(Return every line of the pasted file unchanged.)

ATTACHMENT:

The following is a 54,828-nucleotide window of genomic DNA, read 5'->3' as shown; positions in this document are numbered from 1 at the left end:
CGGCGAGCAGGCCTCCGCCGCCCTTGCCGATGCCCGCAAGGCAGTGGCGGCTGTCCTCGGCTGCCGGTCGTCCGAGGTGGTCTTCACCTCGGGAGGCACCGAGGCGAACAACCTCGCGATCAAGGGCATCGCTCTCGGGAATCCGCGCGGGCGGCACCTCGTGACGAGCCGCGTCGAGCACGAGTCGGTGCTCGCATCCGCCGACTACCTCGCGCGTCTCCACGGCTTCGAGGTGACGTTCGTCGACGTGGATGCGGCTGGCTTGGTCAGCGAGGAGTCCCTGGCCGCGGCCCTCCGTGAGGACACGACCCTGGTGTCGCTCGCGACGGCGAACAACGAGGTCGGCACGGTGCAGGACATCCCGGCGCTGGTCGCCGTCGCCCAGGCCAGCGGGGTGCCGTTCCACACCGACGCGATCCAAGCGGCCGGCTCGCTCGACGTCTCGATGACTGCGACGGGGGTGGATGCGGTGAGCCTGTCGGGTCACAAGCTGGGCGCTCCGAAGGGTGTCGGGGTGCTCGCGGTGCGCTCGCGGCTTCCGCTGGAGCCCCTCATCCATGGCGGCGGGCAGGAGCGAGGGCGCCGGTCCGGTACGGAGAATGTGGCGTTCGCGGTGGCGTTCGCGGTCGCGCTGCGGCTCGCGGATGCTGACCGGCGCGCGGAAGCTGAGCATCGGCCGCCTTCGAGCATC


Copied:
The following is a 54,828-nucleotide window of genomic DNA, read 5'->3' as shown; positions in this document are numbered from 1 at the left end:
CGGCGAGCAGGCCTCCGCCGCCCTTGCCGATGCCCGCAAGGCAGTGGCGGCTGTCCTCGGCTGCCGGTCGTCCGAGGTGGTCTTCACCTCGGGAGGCACCGAGGCGAACAACCTCGCGATCAAGGGCATCGCTCTCGGGAATCCGCGCGGGCGGCACCTCGTGACGAGCCGCGTCGAGCACGAGTCGGTGCTCGCATCCGCCGACTACCTCGCGCGTCTCCACGGCTTCGAGGTGACGTTCGTCGACGTGGATGCGGCTGGCTTGGTCAGCGAGGAGTCCCTGGCCGCGGCCCTCCGTGAGGACACGACCCTGGTGTCGCTCGCGACGGCGAACAACGAGGTCGGCACGGTGCAGGACATCCCGGCGCTGGTCGCCGTCGCCCAGGCCAGCGGGGTGCCGTTCCACACCGACGCGATCCAAGCGGCCGGCTCGCTCGACGTCTCGATGACTGCGACGGGGGTGGATGCGGTGAGCCTGTCGGGTCACAAGCTGGGCGCTCCGAAGGGTGTCGGGGTGCTCGCGGTGCGCTCGCGGCTTCCGCTGGAGCCCCTCATCCATGGCGGCGGGCAGGAGCGAGGGCGCCGGTCCGGTACGGAGAATGTGGCGTTCGCGGTGGCGTTCGCGGTCGCGCTGCGGCTCGCGGATGCTGACCGGCGCGCGGAAGCTGAGCATCGGCCGCCTTCGAGCATC